Commodities have always been seen as the ladders that can drive the growth of an economy. Economies of many Middle-Eastern countries have thrived because they possessed an important commodity, crude oil. Commodity trading has always charmed traders and investors. Commodities can be used as an alternative for investors to diversify their portfolio investment, besides securities. There are four types of commodities: metal, energy, livestock and meat, and agriculture. We have compiled a list of interesting commodity facts for you:
1. Oil production begins
Now considered as one of the main essential commodities, Oil was first produced back in 327 AD. China was the first country to introduce the world to oil production with the help of bamboo pipelines. Chinese engineers had to drill nearly 240 meters to extract oil. The purpose of oil production was completely different at that time. It was used to evaporate brine and salt production. That’s why oil was also known as the ‘burning water’.
2. OPEC Stats
The Organisation of the Petroleum Exporting Countries, popularly known as OPEC, releases data about global crude oil production by partnering with the United States Energy Information Administration. According to the data, OPEC members generate more than 45% of the total crude oil produced around the world. Even among the fully recognized crude oil reserves, the OPEC members house the most reserves, at around 81%.
OPEC has a prominent control over oil prices. Generally, this price fluctuates with the change in demand and supply, where demand is considered to be a part of an economy that is progressing. Whenever the global economy witnesses a surge, the demand for oil goes higher in terms of production and transportation. So, during the economic boom, the price of oil goes higher with demand. But now the situation has changed, with the US being a shale producer and not an OPEC member. At the same time, most of the oil-producing regions are Middle-Eastern countries where political stability is not a constant state. This has started making an impact on demand, supply, and the price of oil.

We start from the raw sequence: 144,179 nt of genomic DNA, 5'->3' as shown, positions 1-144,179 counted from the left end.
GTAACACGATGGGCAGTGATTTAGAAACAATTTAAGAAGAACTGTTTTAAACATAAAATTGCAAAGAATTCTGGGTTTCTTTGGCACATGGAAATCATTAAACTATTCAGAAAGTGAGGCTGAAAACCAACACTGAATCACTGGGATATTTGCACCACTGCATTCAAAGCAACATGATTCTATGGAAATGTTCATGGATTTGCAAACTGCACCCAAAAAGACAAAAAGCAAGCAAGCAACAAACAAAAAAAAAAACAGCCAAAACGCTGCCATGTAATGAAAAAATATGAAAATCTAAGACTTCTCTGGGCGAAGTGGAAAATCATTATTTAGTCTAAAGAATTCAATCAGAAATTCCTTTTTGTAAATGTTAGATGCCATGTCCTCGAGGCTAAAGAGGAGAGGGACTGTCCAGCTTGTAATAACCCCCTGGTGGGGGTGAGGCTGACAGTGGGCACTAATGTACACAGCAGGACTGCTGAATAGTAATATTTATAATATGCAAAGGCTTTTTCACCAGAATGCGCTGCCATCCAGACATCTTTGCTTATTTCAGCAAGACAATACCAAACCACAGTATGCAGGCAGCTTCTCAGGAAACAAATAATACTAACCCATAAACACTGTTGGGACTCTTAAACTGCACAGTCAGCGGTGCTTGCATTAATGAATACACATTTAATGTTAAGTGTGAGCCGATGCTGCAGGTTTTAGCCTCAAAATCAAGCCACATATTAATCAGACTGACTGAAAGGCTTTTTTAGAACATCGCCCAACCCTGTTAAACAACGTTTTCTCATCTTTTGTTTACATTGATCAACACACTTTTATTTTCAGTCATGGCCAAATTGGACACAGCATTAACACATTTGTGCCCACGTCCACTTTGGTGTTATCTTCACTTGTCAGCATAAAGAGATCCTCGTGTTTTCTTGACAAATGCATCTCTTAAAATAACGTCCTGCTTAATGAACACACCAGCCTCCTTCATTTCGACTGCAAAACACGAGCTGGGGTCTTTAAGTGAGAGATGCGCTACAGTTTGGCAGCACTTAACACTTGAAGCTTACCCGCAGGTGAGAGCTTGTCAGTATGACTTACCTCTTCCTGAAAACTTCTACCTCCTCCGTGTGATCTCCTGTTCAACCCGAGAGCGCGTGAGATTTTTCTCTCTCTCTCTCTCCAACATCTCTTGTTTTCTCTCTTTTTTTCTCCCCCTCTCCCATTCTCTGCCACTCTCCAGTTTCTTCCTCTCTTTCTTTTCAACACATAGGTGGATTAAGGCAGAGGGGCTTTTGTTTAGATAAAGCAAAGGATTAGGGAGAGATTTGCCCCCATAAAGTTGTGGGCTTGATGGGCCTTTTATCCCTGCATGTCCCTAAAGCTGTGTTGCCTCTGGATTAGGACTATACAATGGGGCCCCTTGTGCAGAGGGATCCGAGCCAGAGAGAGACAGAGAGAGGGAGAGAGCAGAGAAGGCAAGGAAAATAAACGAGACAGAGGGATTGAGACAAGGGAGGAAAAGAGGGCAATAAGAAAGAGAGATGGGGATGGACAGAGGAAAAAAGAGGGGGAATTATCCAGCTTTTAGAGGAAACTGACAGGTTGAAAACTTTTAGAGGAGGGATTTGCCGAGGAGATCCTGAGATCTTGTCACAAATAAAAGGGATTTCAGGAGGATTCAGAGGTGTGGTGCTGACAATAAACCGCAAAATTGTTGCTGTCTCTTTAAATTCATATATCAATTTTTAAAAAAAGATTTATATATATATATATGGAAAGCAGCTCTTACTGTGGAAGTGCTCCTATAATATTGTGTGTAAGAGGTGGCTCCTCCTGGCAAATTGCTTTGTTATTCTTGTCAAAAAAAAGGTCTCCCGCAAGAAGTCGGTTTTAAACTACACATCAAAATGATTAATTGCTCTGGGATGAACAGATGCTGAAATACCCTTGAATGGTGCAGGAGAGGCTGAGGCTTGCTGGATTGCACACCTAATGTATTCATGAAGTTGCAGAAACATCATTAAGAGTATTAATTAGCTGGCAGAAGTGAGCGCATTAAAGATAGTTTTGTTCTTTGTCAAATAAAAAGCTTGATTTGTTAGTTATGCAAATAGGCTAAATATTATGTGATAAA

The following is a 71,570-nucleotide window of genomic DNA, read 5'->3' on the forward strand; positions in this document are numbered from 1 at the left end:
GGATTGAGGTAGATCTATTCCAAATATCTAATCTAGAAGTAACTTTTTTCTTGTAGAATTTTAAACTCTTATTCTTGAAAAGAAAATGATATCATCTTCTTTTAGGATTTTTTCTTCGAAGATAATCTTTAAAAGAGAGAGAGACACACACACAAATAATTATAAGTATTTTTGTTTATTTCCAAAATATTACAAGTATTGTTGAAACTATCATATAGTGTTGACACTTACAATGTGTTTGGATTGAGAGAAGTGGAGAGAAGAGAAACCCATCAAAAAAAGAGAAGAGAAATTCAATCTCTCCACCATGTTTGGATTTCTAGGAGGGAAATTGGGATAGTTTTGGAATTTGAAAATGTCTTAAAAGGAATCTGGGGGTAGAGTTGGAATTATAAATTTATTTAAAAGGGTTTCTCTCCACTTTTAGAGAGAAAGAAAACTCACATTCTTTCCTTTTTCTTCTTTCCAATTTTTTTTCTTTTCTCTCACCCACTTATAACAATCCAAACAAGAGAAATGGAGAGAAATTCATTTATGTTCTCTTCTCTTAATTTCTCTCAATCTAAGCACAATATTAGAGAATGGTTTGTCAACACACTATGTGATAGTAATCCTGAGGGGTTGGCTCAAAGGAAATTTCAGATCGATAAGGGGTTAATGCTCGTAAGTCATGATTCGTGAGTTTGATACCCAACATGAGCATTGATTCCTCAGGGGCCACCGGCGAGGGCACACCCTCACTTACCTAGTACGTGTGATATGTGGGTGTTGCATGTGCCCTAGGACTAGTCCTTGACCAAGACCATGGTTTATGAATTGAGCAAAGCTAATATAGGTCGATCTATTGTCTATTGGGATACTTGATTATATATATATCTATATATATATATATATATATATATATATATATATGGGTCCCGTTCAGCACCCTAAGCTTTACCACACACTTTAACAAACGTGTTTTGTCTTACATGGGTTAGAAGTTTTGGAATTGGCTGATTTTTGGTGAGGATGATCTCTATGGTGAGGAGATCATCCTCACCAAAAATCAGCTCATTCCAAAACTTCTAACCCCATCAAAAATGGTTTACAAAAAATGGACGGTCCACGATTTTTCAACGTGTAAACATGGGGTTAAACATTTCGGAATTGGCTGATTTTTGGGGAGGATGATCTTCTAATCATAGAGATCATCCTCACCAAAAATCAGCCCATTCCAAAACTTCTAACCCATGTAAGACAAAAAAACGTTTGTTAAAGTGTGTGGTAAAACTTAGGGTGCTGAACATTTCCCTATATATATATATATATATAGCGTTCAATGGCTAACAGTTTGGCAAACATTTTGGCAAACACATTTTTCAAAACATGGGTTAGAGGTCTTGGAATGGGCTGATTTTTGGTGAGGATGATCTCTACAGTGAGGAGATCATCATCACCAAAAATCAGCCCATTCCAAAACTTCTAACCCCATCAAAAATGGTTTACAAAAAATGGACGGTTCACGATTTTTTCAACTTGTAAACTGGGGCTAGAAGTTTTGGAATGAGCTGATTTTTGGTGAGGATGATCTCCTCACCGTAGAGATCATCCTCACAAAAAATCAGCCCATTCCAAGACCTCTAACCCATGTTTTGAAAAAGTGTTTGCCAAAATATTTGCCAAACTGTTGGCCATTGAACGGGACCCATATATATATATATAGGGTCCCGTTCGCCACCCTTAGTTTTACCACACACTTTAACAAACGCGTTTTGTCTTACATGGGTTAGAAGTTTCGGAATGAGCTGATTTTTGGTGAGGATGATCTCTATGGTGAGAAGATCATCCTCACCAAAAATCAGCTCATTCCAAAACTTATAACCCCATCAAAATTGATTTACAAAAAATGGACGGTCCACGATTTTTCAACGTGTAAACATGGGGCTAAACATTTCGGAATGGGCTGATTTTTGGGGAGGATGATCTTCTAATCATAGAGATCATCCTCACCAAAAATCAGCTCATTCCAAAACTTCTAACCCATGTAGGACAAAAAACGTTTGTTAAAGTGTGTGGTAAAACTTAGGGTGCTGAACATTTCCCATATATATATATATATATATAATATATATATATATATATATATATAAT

3. World’s Premier Futures Exchange
In 1848m the first futures exchange of the world was established. It was named the Egg and the Butter Board as it acted as a subsidiary of the Chicago Produce Exchange. In 1919, it was revamped and named the Chicago Mercantile Exchange. True to its name, agricultural commodities majorly dominated this exchange. A shift was seen in the 1970s when bond futures contracts were invented.
4. The Significance of Bulls and Bears
A market is said to be bullish when there is an upward trend while it is said to be bearish when there is a downward trend. The two markets got their respective names because of how their assigned animals act. A bull looks upwards while attacking with its horns and head, thus, representing an upward trend. Similarly, a bear uses its claws and swings its arms when it attacks, thus, represents a downward trend. Chicago’s sports teams accurately reflect these trends and symbols.
5. Versatile Copper
Copper is a versatile metal and also the first one used by humans. The archaeological studies suggest that its use began approximately 11,000 years ago, that is, during the pre-historic age. Today, copper is largely used in producing electrical products but in 8700 BC, humans in Northern Iraq used it to make artifacts. It is believed that was the Mesopotamia Civilisation that first started using this metal.
6. The Largest Producer of Copper
While copper was first used in Northern Iraq, it is Latin American countries that are deemed as the largest producers of copper. Over 1/3rd of the total copper production happens here. 5.5 million tonnes of copper is produced by Chile and 2.3 million tonnes of copper is produced by Peru, according to the United States Geological Survey. The U.S.A and China compete for the next two spots on the list.
7. Copper – An Important Commodity